Electroconvulsive Therapy (ECT) and Repetitive Transcranial Magnetic Stimulation (rTMS)
Electroconvulsive therapy (ECT) is the treatment of last resort for severe, chronic depressive symptoms. ECT is never the initial treatment for depression, and there are serious questions regarding memory loss which have yet to be adequately answered by the research literature. Please see ECT.org for more information about ECT.
Repetitive transcranial magnetic stimulation (rTMS) is now the preferred treatment method over ECT. It uses an electromagnet placed on the scalp that generates magnetic field pulses roughly the strength of an MRI scan. The magnetic pulses pass readily through the skull and stimulate the underlying cerebral cortex.
In the treatment of depression, rTMS is generally used with high frequencies, stimulating the left dorsolateral prefrontal cortex of the brain. This gives positive results with significant decrease of scores on depressive scales applied to resistant and non-resistant depressions.
The procedure is generally not painful, but can be uncomfortable: A tingling or knocking sensation is produced against the scalp. Scalp and facial muscle contractions sometimes occur during TMS. There is a very small risk of seizure; the risk is significant only for patients who have a prior history of seizures.
NeuroStar TMS Therapy is specifically FDA-approved for the treatment of major depressive disorder in adults who’ve failed to achieve satisfactory improvement from one prior antidepressant medication at or above the minimal effective dose and duration in the current episode. In clinical trials, patients had been treated with a median of four medication treatment attempts, one of which achieved criteria for adequate dose and duration.
NeuroStar TMS Therapy is an outpatient procedure prescribed by a psychiatrist and performed in a psychiatrist’s office. The treatment typically takes around 20 to 40 minutes, and is administered 5 days a week for 4-6 weeks.
The benefits of TMS observed in its clinical trials include: no systemic side effects, such as weight gain, sexual dysfunction, sedation, nausea, or dry mouth; no adverse effects on concentration or memory; no seizures; and no device-drug interactions.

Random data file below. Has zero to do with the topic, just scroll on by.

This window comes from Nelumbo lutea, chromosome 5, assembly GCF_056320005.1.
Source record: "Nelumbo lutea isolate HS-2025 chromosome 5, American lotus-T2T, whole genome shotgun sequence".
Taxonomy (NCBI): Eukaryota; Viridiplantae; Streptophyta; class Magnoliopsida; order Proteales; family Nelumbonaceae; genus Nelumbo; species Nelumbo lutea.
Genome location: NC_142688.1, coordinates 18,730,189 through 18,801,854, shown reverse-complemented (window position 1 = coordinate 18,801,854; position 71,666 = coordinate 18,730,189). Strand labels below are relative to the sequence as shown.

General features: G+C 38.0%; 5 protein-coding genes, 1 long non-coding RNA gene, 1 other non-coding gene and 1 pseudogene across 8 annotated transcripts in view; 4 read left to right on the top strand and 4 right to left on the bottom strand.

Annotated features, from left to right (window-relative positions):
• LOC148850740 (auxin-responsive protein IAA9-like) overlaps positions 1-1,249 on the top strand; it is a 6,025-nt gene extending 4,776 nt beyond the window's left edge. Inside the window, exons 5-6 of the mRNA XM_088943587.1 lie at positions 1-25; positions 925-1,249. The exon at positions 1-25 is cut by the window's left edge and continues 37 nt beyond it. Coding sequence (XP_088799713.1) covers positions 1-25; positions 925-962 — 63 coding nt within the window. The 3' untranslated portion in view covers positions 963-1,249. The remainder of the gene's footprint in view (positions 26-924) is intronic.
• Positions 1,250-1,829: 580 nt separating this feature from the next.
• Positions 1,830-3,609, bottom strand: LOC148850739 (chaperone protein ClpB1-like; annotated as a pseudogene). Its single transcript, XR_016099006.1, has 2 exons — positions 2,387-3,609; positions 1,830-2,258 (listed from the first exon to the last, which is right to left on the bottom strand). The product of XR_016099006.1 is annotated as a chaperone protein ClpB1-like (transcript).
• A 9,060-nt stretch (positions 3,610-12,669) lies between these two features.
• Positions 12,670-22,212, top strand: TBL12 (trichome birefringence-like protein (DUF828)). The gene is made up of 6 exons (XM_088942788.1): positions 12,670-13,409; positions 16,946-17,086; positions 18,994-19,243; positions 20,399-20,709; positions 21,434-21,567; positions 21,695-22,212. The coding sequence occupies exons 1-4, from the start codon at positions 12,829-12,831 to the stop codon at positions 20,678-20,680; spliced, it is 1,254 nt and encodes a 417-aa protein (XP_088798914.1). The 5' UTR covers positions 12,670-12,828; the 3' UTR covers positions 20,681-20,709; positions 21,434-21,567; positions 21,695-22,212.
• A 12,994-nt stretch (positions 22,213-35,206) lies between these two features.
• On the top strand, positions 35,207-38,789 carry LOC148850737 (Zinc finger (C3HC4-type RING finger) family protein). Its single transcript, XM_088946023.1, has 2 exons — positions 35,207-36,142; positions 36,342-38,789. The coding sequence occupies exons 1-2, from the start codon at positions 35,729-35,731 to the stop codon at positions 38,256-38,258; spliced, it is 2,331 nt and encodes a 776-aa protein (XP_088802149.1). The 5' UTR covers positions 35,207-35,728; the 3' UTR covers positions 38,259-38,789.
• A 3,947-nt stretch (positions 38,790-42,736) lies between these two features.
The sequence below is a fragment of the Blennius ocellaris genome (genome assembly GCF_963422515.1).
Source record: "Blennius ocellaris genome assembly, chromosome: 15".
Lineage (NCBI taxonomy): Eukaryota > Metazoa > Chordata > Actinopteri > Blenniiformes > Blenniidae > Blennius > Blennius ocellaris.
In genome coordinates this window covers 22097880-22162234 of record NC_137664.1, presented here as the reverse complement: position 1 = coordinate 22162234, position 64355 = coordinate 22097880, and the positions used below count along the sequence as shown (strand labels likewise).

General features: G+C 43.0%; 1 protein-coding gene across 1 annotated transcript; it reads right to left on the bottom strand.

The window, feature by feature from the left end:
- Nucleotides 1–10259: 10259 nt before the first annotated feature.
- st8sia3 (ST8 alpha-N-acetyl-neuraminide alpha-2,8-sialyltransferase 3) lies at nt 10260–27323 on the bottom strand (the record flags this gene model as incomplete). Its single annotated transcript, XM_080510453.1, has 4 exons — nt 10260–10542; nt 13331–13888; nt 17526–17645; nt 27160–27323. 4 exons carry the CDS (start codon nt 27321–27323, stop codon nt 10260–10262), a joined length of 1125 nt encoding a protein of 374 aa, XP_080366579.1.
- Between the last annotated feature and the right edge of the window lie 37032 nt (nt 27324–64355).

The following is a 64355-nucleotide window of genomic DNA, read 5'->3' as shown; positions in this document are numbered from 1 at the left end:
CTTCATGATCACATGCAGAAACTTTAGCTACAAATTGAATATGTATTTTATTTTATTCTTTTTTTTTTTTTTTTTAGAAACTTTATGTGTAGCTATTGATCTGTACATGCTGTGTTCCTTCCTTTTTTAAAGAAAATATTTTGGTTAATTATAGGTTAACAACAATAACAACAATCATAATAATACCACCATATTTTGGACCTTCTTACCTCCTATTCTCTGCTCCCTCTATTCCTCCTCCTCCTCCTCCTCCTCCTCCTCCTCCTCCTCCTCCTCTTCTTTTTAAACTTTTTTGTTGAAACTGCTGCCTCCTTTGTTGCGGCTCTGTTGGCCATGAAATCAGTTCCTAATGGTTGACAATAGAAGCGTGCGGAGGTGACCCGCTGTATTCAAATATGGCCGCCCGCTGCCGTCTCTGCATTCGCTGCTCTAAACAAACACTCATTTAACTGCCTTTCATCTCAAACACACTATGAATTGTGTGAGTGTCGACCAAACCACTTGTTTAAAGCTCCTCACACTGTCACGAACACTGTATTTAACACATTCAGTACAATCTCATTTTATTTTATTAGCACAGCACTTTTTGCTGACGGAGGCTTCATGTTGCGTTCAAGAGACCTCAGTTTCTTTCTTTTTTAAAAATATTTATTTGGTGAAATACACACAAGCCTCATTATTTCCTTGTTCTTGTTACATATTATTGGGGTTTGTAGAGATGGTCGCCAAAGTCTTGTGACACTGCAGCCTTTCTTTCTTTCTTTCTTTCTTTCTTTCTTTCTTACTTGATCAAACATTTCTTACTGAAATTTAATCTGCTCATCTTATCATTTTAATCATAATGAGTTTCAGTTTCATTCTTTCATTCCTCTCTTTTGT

The most common adverse event related to treatment was scalp pain or discomfort at the treatment area during active treatments, which was transient and mild to moderate in severity. The incidence of this side effect declined markedly after the first week of treatment.
There was a less than 5 percent discontinuation rate due to adverse events. During a 6-month follow-up period, there were no new safety observations compared to those seen during acute treatment.
Hospitalization is necessary when a person with depression has attempted suicide or has serious suicidal thoughts (ideation) or plans. Most individuals who suffer from major depression, however, are usually only mildly suicidal and most often lack the energy (at least initially) to carry out any suicidal plan.
Care must be taken with regard to any hospitalization. When possible, your consent and full understanding should first be obtained and you should be encouraged to check yourself in. Hospitalization is usually relatively short, until you’re fully stabilized and the therapeutic effects of an appropriate antidepressant medication are realized (3 to 4 weeks). A partial hospitalization program also should be considered.
Suicidal ideation should be assessed during regular intervals throughout therapy (every week during the therapy session is not uncommon). Often, as you start to feel the energizing effects of a medication, you’ll be at higher risk for acting on your suicidal thoughts. Care should be used at this time and hospitalization may need to be considered again.
One of the most effective self-help strategies is to join a depression-focused support group (in-person or online). Support groups provide the opportunity to socialize, develop healthy relationships, and be around other people who are experiencing common experiences and feelings. Psych Central has online support groups.